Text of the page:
Default judgment is a procedural process whereby a claimant in a claim can apply for judgment to be entered against a Defendant, regardless of the merits of its claim, if the Defendant has failed to acknowledge the claim against it. A defendant can acknowledge a claim against it by filing an acknowledgement of service or a defence.
A claimant making an application for default judgment will typically fail if a defendant has filed a defence. However, a recent case has demonstrated that a claimant can be successful in an application for default judgment even when a defendant has filed a defence, if the defence was filed late.
In Billington v Davies  EWHC 1919 (CH) the Defendant filed an acknowledgment of service. An acknowledgement of service is usually a short pro-forma document confirming the defendant's details and whether it intends to defence or admit the claim or part of it. A defence is usually due within 14 days of the filing of an acknowledgement of service, and for a default judgment application to success a defence must not have been filed. In Billington the Defendant failed to file a defence on time. The Claimant then made an application for default judgment, and the Defendant subsequently filed a (very late) defence, together with an application for an extension of time.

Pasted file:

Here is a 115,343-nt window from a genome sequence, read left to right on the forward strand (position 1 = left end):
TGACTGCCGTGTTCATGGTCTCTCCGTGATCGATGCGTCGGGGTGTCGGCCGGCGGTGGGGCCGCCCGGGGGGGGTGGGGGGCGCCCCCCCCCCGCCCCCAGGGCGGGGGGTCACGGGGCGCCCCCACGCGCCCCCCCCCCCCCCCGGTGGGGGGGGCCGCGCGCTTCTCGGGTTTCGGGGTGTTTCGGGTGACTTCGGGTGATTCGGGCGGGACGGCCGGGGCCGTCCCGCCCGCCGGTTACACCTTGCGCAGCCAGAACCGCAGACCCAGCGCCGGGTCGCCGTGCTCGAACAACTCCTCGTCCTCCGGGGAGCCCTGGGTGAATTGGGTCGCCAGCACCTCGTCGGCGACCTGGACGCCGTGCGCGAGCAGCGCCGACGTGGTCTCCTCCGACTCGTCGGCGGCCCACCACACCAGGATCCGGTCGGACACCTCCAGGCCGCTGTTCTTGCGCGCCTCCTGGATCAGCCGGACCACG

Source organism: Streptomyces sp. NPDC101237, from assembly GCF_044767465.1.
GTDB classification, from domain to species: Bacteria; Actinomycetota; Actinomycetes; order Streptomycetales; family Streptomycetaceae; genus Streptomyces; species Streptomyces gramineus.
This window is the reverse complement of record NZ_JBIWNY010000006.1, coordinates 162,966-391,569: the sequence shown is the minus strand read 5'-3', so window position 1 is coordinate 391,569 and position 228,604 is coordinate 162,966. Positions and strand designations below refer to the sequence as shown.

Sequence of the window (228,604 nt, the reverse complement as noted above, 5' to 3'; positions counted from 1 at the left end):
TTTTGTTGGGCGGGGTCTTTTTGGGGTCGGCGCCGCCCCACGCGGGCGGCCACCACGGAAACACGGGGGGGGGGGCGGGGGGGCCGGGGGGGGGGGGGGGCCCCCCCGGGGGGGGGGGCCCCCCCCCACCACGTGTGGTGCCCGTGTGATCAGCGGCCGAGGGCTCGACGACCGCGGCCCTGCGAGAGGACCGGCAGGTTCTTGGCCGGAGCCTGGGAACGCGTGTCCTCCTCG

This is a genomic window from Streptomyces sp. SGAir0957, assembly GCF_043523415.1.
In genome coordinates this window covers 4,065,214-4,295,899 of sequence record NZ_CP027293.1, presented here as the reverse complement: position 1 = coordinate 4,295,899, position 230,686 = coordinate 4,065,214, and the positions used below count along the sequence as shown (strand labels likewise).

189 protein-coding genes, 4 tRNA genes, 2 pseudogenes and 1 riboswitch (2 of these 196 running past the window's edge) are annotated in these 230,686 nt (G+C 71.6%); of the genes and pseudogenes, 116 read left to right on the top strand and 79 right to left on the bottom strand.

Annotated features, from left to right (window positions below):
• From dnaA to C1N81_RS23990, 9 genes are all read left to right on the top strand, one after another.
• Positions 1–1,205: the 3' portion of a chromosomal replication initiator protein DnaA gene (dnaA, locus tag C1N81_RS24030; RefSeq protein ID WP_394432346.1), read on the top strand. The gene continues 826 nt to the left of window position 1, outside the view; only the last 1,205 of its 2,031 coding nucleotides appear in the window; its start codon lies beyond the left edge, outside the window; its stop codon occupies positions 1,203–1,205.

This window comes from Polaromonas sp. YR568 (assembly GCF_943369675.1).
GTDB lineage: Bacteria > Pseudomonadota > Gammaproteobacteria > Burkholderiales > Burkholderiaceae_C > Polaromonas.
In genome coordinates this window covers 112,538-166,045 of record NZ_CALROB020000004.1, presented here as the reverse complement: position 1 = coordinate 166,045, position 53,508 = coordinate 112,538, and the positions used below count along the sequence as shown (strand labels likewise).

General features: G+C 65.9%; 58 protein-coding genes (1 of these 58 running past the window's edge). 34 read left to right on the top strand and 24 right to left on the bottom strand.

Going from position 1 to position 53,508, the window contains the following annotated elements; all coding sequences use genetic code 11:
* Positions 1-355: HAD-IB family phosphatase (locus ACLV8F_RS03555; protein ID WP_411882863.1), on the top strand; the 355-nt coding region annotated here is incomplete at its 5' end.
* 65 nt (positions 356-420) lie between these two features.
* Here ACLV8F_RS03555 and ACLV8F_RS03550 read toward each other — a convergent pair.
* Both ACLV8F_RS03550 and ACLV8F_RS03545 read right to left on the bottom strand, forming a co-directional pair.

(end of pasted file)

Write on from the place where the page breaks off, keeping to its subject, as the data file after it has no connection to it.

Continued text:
The court found that, despite the late filing of the defence, the claimant's application for default judgment would be successful. This decision is, strictly speaking, at odds with the requirement in the Civil Procedure Rules that default judgment will not be granted where a defence is filed. However, due the circumstances in Billington, the judge found that the filing of a defence several months after it was due was not sufficient to prevent the success of the application. The judge considered the black and white requirement in the CPR that the filing of a defence would bar an application, to be wrong, stating that the requirement was for a defence to be filed on time.
This case serves as a reminder to all litigants of the importance of adhering to court deadlines and the consequences that may arise as a result of failing to do so.
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